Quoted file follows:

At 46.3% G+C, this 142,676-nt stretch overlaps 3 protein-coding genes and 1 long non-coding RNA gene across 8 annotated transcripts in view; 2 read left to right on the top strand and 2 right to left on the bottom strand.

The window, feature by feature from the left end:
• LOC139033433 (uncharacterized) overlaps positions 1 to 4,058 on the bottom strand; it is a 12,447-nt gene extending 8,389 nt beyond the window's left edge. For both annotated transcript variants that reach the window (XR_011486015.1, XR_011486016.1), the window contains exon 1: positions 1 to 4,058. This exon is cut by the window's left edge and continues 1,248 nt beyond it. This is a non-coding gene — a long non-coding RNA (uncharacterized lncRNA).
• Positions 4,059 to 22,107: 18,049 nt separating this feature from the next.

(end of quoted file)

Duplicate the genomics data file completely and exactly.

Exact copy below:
At 46.3% G+C, this 142,676-nt stretch overlaps 3 protein-coding genes and 1 long non-coding RNA gene across 8 annotated transcripts in view; 2 read left to right on the top strand and 2 right to left on the bottom strand.

The window, feature by feature from the left end:
• LOC139033433 (uncharacterized) overlaps positions 1 to 4,058 on the bottom strand; it is a 12,447-nt gene extending 8,389 nt beyond the window's left edge. For both annotated transcript variants that reach the window (XR_011486015.1, XR_011486016.1), the window contains exon 1: positions 1 to 4,058. This exon is cut by the window's left edge and continues 1,248 nt beyond it. This is a non-coding gene — a long non-coding RNA (uncharacterized lncRNA).
• Positions 4,059 to 22,107: 18,049 nt separating this feature from the next.